“Green” Techie Futurism Is Not Reality-Based

Today on the Streetsblog Network, we’re featuring a post from Alex Steffen at Worldchanging
that takes on the ever-burgeoning fetish for "green" technologies.
Everywhere you look these days, there’s talk of "going green." But
Steffen, who’s been paying attention to these issues for 20 years, says
the ecofads are hopelessly inadequate.

His post, which is well worth reading in full, notes the depth of self-deception involved in the idea that switching a gas-powered car for an electric car, for instance, is going to solve our global ecological problems:

3867815284_a90a97a345.jpg"Green" cars are not the answer. (Photo: Michael Cavén via Flickr)

I’ve gotten more than a little jaded about the uptake of green
techie futurism in the media. See, I’ve covered sustainability since
1990, and so I know that what was the next wave of green ideas then
(hybrids, energy-saving appliances and CFLs, biofuels) is still "hot"
now. Widespread media uptake of 90s green ideas would be great, if
those ideas were not now woefully insufficient.

Many of these ideas are still being presented as support for the
idea that we can conveniently retrofit North American 20th Century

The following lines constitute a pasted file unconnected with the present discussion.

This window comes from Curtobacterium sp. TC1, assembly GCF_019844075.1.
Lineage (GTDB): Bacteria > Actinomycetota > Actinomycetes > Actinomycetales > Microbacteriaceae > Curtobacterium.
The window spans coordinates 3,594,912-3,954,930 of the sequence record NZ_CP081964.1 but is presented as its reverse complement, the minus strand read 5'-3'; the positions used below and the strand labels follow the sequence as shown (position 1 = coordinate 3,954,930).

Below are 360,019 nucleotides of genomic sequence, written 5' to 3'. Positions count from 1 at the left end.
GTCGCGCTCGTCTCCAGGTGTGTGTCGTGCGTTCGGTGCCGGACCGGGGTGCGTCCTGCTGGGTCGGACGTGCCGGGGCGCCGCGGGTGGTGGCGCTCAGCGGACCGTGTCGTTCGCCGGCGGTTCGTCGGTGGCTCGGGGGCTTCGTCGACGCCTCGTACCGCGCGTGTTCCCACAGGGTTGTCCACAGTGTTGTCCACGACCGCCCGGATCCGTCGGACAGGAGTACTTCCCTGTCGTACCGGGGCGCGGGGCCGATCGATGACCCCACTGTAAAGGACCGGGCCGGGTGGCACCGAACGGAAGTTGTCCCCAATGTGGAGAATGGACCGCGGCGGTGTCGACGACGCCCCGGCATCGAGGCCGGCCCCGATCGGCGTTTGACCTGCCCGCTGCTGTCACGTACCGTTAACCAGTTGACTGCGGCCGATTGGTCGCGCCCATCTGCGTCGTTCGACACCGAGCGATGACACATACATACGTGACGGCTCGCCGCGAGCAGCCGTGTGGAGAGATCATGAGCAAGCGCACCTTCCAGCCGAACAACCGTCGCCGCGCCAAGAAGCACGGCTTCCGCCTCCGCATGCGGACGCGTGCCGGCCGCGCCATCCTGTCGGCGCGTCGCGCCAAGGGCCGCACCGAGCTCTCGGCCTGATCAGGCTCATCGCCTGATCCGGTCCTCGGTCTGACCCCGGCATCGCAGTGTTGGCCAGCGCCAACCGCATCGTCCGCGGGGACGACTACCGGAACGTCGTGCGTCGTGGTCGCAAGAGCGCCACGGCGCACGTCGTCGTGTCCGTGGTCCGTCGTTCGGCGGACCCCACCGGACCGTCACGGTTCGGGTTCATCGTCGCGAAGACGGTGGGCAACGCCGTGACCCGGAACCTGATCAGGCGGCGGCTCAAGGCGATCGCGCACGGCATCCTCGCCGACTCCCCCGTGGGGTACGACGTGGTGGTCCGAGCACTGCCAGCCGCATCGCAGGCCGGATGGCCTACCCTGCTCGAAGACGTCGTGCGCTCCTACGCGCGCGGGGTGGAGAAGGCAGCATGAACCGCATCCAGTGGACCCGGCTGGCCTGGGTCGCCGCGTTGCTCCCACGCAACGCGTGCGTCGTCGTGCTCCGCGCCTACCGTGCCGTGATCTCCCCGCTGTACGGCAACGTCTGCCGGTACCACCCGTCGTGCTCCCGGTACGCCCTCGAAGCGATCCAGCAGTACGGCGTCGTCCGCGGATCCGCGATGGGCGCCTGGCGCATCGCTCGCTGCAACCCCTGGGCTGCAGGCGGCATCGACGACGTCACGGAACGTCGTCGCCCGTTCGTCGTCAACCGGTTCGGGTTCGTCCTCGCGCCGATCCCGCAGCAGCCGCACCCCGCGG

suburban life for the 21st Century. We still see hundreds of stories a
day promoting the Swap — the idea that we can change the components of
suburban, high-consumption, auto-dependent lives without have to change
the nature of those lives — but that idea itself is non-reality-based.…Building a new
freeway now, with what we know, is crossing the line from stupid to
evil, but as long as we believe electric cars will somehow transform
the whole system, we can pretend it’s sensible and realistic.…

The one bright shining note in all this is that our capacity to
innovate and invent is now profoundly greater than it’s ever been. The
number of people working on envisioning practical, adaptive yet
transformative solutions to the problems of cities is mushrooming; and
many take for granted that they’ll have to work against the economic
grain. It’s thrilling to be even a small part of the brave, creative
work they’re doing.

Steffen
doesn’t get into the specifics of that work in this post. If you agree
with him, let us know in the comments about any exemplary efforts
you’re aware of — people and institutions that are making meaningful
change happen. Because we could use a lift today.

More from around the network: Spacing Toronto writes about a horrifying surge in pedestrian deaths in Greater Toronto. The Transport Politic posts on today’s highly anticipated announcement of high-speed rail grants. And Honking in Traffic takes a hard look at distracted riding, walking and running.

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